After her election, Tymoshenko reaffirmed her intention to radically reform the Ukrainian government; a plan that includes reducing bureaucracy, revamping the 2008 budget and reorganizing the opaque natural gas sector.
“Practically everything in this country is misbalanced,” Tymoshenko told reporters.
“Making money off politics has become the norm. Making money off government has become the norm. Chaos, indecisiveness and tactics instead of strategy have become the norm in practically every branch and sphere of our lives,” she said.
“All this must finally be defeated. I have the intention, as the newly elected prime minister, to instill order in the country quite dynamically and effectively, but without losing ties with all political forces.”
In the same session parliament approved by two votes Tymoshenko’s Cabinet of Ministers, which includes a foreign affairs minister who favors NATO membership and a physics professor and university rector as education minister. In divvying Cabinet posts, the Tymoshenko Bloc gained control of the economic sphere, Our Ukraine-People’s Self-Defense received humanitarian posts and the Presidential Secretariat was given the armed forces. The first moves declared by Tymoshenko included cutting bureaucracy in the government’s ministries. -Kyiv Post
Ukraine has both a President and Prime Minister, so this doesn't mean Yulia will be suddenly calling all the shots, but it does mean that at least in theory, Yulia will be asking some tough questions of those who have been "running" the government. I can't pretend to fully understand the politics of Ukraine, but I do know that if she was running for President in the United States, I'd vote for her. She has something that most U.S. politicians lack, style. Her style includes making bold statements about her intentions and her beliefs regarding the opposition parties. The typical American politician would cringe at the thought of really saying what's on their mind or worse yet make a decisive statement about something they couldn't back peddle out of later. So for whatever faults Prime Minister Tymoshenko might have, I applaud her willingness to stand up and boldly say what she thinks. Imagine how much easier it might be to choose a candidate to vote for if the candidates weren't afraid to speak their minds for fear that they might actually have to stand on one side of the fence or the other. People might not agree with everything that Yulia does, but at least she does it with style.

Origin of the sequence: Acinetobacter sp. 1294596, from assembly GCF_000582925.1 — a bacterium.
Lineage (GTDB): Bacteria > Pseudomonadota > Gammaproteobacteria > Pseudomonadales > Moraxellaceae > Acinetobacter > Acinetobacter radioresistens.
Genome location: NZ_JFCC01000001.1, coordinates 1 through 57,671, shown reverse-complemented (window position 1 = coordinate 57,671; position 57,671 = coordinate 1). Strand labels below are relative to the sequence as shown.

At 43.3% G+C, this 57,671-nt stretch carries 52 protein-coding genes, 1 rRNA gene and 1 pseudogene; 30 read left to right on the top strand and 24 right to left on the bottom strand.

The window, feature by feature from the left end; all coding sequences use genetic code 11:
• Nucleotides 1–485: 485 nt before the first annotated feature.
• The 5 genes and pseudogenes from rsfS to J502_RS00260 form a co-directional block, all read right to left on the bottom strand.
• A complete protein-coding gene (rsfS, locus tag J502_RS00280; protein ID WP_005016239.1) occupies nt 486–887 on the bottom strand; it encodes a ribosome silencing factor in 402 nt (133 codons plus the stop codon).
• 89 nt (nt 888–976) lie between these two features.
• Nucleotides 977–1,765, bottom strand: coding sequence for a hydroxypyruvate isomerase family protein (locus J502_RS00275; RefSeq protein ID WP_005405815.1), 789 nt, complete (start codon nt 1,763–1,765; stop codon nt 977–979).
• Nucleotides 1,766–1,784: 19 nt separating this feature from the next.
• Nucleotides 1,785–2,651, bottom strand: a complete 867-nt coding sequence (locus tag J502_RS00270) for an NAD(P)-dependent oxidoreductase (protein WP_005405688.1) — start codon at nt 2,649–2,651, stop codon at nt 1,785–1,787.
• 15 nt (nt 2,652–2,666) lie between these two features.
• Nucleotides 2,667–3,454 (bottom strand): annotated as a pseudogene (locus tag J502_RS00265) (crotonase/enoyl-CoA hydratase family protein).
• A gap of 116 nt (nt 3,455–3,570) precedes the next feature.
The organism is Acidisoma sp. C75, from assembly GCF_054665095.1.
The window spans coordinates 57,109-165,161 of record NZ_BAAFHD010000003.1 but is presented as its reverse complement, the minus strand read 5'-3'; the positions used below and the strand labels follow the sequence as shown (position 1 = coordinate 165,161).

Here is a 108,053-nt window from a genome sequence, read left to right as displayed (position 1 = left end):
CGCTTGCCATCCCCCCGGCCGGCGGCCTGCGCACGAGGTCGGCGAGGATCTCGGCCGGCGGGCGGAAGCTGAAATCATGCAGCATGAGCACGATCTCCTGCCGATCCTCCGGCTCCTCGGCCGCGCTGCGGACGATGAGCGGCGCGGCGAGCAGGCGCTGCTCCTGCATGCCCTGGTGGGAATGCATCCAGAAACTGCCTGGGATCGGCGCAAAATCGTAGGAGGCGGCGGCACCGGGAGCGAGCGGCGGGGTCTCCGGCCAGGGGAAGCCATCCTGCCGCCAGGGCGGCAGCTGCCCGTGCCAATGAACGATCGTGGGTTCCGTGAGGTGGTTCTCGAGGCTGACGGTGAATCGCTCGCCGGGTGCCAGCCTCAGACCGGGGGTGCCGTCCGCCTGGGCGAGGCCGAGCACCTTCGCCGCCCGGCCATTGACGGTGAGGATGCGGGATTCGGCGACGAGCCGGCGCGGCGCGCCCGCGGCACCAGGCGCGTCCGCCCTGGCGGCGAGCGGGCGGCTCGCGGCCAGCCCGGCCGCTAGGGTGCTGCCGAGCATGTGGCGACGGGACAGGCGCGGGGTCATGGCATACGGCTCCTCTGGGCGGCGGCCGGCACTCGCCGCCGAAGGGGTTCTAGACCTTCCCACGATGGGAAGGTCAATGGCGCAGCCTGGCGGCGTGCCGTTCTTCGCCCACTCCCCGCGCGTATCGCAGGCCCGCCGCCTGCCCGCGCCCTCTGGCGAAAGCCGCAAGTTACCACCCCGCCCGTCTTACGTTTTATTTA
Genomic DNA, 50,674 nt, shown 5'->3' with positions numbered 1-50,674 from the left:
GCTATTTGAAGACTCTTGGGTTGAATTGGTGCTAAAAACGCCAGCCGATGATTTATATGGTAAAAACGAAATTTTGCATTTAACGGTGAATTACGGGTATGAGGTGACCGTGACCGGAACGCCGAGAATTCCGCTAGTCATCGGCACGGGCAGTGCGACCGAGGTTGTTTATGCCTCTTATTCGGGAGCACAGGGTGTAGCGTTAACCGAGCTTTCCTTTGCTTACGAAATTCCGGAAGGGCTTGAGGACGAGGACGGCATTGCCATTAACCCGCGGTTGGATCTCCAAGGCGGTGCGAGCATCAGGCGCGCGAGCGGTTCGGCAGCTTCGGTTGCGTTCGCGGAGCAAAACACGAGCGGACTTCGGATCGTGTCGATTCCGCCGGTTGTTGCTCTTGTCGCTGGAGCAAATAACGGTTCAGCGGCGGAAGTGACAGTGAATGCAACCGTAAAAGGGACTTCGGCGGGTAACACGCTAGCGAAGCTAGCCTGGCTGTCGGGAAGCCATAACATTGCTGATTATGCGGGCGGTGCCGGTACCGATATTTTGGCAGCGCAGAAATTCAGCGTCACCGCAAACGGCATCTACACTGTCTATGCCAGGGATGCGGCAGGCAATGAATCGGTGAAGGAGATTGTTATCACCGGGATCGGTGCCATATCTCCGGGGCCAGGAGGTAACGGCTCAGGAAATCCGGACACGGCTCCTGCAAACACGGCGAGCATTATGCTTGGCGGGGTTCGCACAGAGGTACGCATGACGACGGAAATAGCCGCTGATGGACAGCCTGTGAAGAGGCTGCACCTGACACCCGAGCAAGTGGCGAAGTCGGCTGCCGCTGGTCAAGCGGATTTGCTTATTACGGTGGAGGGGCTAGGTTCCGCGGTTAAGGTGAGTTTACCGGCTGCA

During Yulia's campaign, you couldn't go anywhere without seeing some catchy Yulia logo or T-shirt. The boys even got these cool Yulia notebooks at school with a flowery, artistic picture of her on them. Kids actually wore shirts and back packs with a cartoon image of Yulia on them because she's the coolest candidate to hit the campaign trail yet. I was just wondering how a similar campaign might work for Hillary. Hmmm...